Parasitic helminths resort to various mechanisms to evade and modulate their host’s immune response, several of which have been described for Schistosoma mansoni. We recently reported the presence of sialic acid residues on the surface of adult S. mansoni extracellular vesicles (EVs). We now report that these sialylated molecules are mammalian serum proteins. In addition, our data suggest that most sialylated EV-associated proteins do not elicit a humoral response upon injection into mice, or in sera obtained from infected animals. Sialic acids frequently terminate glycans on the surface of vertebrate cells, where they serve important functions in physiological processes such as cell adhesion and signalling. Interestingly, several pathogens have evolved ways to mimic or utilise host sialic acid beneficially by coating their own proteins, thereby facilitating cell invasion and providing protection from host immune effectors. Together, our results indicate that S. mansoni EVs are coated with host glycoproteins, which may contribute to immune evasion by masking antigenic sites, protecting EVs from removal from serum and aiding in cell adhesion and entry to exert their functions. Full article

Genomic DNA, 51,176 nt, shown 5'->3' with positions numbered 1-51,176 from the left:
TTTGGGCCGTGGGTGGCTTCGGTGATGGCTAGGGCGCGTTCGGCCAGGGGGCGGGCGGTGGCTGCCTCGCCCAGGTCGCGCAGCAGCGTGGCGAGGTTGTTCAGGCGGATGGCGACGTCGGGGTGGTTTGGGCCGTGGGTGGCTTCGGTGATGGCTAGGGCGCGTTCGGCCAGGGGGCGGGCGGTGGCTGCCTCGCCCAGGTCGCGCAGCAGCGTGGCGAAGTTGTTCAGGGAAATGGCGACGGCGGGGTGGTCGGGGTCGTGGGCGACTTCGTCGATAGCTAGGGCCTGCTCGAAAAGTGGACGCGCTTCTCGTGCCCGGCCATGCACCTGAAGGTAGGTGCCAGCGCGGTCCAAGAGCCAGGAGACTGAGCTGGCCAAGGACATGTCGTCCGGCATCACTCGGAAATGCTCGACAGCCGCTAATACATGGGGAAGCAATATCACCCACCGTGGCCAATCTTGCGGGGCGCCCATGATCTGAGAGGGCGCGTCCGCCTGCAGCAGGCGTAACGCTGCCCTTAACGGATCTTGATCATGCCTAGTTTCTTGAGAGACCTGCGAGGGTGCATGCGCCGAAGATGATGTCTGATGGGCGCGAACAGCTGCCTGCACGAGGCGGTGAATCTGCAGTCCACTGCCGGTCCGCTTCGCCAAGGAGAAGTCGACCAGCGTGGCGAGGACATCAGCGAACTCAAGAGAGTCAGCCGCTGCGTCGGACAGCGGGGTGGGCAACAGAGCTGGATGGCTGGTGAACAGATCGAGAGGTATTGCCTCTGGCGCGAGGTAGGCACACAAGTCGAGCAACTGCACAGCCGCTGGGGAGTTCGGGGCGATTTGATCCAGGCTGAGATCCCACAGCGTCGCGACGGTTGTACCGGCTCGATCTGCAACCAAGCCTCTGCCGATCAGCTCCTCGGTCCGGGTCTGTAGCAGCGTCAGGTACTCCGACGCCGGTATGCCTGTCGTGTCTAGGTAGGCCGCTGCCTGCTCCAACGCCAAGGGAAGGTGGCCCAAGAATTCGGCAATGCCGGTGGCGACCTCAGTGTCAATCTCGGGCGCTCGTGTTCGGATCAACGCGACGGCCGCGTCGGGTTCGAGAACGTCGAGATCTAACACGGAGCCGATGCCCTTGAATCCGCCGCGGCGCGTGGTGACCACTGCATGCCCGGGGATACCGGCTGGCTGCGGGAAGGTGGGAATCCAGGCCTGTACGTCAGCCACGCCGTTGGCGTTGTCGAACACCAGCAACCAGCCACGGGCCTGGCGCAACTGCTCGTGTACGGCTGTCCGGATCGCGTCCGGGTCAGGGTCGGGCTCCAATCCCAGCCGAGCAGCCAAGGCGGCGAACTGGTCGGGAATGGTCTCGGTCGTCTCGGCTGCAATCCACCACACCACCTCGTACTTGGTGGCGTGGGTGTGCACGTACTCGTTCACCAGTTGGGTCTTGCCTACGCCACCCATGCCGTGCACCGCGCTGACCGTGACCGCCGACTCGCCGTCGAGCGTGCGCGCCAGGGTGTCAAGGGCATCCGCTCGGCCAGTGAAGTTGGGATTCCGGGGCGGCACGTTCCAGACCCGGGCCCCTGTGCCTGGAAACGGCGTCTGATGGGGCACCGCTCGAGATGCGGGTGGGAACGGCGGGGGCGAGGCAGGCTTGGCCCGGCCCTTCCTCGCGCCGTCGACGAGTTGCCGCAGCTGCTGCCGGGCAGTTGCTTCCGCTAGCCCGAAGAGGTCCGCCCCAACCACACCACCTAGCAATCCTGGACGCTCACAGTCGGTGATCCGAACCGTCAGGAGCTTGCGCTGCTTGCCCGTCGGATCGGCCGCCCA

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2021

Jump to: 2023, 2022

12 pages, 2194 KiB  
Article
Pb103 Regulates Zygote/Ookinete Development in Plasmodium berghei via Double Zinc Finger Domains
by Makoto Hirai, Akimasa Maeta, Toshiyuki Mori and Toshihiro Mita
Pathogens 2021, 10(12), 1536; https://doi.org/10.3390/pathogens10121536 - 24 Nov 2021
Cited by 4 | Viewed by 2111
Abstract
Sexual reproduction of Plasmodium parasites takes place in anopheline mosquitoes, where male and female gametes fuse to form zygotes and then ookinetes. These processes are orchestrated by stage-specific protein expression, which is mediated in part by translational repression. Accumulating evidence shows that RNA [...] Read more.